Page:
What to Look For When Applying to a Caribbean Medical University

Attending a Caribbean medical university can be a dream come true. Entrance into a medical program can be a life-changing event, and you may find it difficult to wait for the program’s start date. Furthermore, the ability to study while living on a beautiful Caribbean island only adds to your excitement. Before you can enjoy life as a medical student at a Caribbean university, however, you must first apply for a program and be admitted. As you explore the different colleges and universities available in the Caribbean, focus on these three critical factors.

The School’s Accreditation
While there are more than 60 universities in the Caribbean that have medical programs, the accreditation of these schools varies substantially. It is important to research the accreditation that is required to practice medicine in the area you are interested in in the future. For example, if you wish to practice in the United States after graduating, only a few Caribbean schools like All Saints University have the proper accreditation to do so. The accreditation factor can drastically reduce your options and may give you just a few top schools to consider applying to.

The School’s Location
The location of the school is critical for several reasons. For example, you may prefer to live in a country that speaks your primary language. You may prefer a more heavily populated island that has greater opportunities for internships and work in your field while you study. You may also want an island that has a relatively low crime rate, numerous flights to the mainland for easy travel planning and more. The school’s location can dramatically impact your comfort level, your cost of living and more.

The Cost of Tuition
While the school’s location can affect your cost of living while studying, the school’s tuition rate can also directly affect your budget as well as your college loan needs. The annual tuition expense can vary substantially between schools, and you may find that two or three of your top picks vary by tens of thousands of dollars per year in cost. By focusing on this important factor, you may be able to determine which option is a top pick for you.

The school as well as the island must both be carefully researched before you make a final decision about which school to attend. By analyzing some of these factors up-front before you apply, you may even decide not to apply to a few schools. This can save you time and money up-front. However, be sure not to narrow down your list too much as you want to increase your chances of getting into a medical program by applying to several schools.

Are Caribbean Medical Schools A Viable Option?

The high competition for admission in local and American medical schools has led to many bright students applying to Caribbean Medical University. This recent turn of events has consequently resulted in the emergence of reputable institutions in the region in the last forty years or so, with a sole purpose of catching the overflow of medical students from abroad. Thousands of Caribbean attendees have practiced in the main hospitals across North America with some of them even rising through the ranks of hospital administrations against all the odds.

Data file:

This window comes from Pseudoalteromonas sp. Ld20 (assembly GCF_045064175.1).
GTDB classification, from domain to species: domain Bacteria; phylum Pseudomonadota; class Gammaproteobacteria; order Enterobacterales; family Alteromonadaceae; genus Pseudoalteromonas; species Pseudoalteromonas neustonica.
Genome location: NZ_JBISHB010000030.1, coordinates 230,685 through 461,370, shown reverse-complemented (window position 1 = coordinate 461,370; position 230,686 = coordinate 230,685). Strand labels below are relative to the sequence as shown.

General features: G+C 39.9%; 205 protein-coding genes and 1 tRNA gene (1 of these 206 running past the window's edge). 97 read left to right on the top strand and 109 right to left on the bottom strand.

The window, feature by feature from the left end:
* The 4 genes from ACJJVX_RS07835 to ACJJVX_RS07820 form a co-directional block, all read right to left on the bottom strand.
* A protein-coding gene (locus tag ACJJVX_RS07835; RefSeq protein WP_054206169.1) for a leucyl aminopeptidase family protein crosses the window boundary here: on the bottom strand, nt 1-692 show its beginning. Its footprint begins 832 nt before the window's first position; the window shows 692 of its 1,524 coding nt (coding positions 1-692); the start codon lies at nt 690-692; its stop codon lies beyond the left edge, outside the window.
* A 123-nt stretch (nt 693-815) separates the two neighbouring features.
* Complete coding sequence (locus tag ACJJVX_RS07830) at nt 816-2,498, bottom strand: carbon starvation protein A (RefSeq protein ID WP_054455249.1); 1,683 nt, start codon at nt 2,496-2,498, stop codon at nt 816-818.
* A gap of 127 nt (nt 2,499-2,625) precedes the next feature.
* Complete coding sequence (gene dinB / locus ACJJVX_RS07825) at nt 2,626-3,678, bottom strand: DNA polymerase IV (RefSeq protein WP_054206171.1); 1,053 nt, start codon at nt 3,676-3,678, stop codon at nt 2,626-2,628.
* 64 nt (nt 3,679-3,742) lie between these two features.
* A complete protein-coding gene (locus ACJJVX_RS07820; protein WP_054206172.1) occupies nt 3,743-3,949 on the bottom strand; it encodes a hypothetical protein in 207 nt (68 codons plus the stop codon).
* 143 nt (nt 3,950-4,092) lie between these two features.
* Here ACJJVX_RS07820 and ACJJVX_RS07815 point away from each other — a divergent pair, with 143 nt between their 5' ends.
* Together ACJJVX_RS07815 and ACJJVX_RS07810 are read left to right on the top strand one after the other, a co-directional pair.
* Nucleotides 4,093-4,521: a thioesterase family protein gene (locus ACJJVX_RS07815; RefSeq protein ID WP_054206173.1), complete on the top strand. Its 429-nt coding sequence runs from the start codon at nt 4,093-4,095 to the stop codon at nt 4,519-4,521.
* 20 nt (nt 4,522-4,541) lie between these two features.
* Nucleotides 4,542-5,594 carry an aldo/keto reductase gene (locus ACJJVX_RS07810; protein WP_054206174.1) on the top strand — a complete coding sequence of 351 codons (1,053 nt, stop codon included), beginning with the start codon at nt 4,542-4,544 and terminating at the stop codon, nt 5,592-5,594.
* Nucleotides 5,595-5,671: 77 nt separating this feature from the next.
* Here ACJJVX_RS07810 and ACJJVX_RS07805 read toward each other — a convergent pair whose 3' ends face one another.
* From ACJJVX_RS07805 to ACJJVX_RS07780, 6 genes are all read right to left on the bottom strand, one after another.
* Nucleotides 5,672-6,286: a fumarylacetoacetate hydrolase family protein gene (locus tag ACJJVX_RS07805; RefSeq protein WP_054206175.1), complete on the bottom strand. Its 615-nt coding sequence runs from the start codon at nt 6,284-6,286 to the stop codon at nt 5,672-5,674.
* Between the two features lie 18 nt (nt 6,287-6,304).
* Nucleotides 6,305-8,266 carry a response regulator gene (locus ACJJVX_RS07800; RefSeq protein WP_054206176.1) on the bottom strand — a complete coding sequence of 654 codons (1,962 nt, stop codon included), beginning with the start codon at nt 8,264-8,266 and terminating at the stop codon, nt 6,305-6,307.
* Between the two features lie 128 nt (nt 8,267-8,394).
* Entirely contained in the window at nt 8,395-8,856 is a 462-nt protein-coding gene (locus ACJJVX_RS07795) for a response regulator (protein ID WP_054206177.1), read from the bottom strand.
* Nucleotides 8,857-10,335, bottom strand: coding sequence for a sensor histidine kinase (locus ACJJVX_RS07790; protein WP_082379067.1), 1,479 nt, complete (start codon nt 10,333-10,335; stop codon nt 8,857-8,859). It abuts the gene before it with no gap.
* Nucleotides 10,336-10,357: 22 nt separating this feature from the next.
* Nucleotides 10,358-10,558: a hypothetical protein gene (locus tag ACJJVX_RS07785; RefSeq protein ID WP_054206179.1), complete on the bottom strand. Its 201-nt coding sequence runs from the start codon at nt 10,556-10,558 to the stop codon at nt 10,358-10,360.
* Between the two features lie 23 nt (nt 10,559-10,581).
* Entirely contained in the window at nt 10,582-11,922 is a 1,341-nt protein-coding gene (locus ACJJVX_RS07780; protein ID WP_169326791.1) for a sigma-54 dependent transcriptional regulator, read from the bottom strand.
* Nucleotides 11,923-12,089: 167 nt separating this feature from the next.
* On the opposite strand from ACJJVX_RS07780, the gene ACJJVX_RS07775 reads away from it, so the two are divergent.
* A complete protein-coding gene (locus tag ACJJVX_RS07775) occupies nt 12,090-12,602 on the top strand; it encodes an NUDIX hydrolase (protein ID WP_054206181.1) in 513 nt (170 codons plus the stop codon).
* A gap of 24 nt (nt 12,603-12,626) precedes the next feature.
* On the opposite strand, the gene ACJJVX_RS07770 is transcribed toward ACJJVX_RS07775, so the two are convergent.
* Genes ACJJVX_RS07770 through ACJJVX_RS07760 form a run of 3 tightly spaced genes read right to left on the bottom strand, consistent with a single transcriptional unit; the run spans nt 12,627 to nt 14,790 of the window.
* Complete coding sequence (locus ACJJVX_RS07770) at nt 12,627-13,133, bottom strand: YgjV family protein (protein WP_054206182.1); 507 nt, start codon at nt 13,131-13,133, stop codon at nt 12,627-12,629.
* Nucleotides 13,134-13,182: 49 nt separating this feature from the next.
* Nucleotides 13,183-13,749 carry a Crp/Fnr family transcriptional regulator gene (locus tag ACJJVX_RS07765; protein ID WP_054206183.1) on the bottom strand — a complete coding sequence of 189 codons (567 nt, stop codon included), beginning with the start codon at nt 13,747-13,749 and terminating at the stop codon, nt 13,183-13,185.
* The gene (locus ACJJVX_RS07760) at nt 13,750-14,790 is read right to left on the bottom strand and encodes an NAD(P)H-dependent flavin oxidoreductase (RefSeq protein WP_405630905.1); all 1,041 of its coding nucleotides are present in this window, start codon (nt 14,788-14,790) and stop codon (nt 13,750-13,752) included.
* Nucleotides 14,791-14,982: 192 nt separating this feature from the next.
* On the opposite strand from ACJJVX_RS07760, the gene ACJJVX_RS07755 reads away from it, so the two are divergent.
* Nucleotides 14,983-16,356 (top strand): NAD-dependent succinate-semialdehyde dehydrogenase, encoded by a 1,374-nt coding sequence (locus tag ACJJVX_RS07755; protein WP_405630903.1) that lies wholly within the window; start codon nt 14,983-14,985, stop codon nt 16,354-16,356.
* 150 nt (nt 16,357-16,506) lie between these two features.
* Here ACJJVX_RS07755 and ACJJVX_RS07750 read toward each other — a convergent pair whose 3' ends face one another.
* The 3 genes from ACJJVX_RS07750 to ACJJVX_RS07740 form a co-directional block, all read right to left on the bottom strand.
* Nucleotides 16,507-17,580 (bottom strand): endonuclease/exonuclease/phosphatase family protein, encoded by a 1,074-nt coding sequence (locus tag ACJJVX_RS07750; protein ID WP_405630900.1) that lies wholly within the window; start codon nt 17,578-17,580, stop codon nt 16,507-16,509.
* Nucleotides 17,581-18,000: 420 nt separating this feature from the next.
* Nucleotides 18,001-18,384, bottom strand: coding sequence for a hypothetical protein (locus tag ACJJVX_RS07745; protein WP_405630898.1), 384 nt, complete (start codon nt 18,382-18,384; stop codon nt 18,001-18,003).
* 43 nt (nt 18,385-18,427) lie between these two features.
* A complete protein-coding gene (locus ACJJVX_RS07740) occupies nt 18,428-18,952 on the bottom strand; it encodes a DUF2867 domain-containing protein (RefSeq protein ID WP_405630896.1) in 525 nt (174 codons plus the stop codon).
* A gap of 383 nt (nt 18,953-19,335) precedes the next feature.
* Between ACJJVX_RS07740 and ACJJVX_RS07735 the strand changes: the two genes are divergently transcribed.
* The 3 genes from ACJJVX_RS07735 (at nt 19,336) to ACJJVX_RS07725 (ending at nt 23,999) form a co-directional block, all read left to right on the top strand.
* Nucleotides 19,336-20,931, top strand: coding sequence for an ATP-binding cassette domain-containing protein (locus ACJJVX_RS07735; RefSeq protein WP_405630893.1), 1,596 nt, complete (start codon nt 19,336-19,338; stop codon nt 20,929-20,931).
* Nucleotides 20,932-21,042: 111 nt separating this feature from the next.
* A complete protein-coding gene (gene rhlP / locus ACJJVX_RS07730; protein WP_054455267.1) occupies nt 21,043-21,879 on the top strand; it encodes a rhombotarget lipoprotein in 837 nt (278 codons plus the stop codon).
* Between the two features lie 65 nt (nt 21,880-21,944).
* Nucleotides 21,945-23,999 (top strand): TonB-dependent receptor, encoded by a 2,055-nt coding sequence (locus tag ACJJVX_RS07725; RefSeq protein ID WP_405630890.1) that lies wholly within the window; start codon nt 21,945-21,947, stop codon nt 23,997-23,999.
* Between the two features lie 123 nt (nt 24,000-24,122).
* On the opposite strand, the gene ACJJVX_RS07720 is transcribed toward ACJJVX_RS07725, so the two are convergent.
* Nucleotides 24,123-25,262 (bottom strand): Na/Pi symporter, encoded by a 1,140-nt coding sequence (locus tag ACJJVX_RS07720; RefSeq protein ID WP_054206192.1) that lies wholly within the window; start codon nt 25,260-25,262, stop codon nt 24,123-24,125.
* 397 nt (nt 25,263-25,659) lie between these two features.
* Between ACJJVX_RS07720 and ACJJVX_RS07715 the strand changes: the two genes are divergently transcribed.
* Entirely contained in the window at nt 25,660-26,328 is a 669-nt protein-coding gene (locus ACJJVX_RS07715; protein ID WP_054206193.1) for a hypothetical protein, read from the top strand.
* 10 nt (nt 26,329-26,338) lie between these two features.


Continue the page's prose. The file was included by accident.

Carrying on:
The ticket to becoming a practicing physician remains unchanged as students applying to attend foreign medical schools have to meet the criteria of becoming a resident in Canadian hospitals. The system of education is slightly different in the Caribbean. Graduates from foreign universities continue to play a critical role towards meeting the primary care medicine physician shortage.

Quality of Education

The quality of medical training in the Caribbean is decent. Top performing medical schools in the region are in Grenada, Dominica, Barbados, and Jamaica. Some of these schools could easily surpass the quality of some Canadian institutions, to be honest. About 95 percent of students in Caribbean med schools will pass the basic Medical Licensing Exam, according to reports from the academic journal. It is critical to find out precisely where the particular specialties students match when assessing the graduates’ success after attending these schools. It is unclear if the match results published by the universities are inclusive of all the details. Therefore, it could be hard to get the exact number of fourth-year students matching into specialty programs.

Residency and Attending Opportunities

A significant number of Canadian students who attend the Caribbean choose to pursue less competitive specialties such as family practice or internal medicine. However, those who decide to pursue other competitive specialties have enormous success in finding residency opportunities locally. Those with strong clinical and academic performances will acquire competitive residency positions without much hustle. Students should strategically plan their clinical clerkships in Canada before submitting an application for a residency position.

Overcome the Bias

To have a successful medical career a degree from a Caribbean university, make sure you attend an established Caribbean med school, have a strong academic performance, and get strong recommendation letters. Caribbean attendees can overcome some of the bias students who attend foreign colleges face when applying for the highly contested attending positions by getting the best residency training they can. The quality of an individual’s residency training tends to carry more weight than the colleges they went to.

Bottom Line

As long as you make an informed choice of the institution, specialty, and residency option, you will not regret attending a Caribbean medical school. It is a second chance for any aspiring medical professional left out by the system.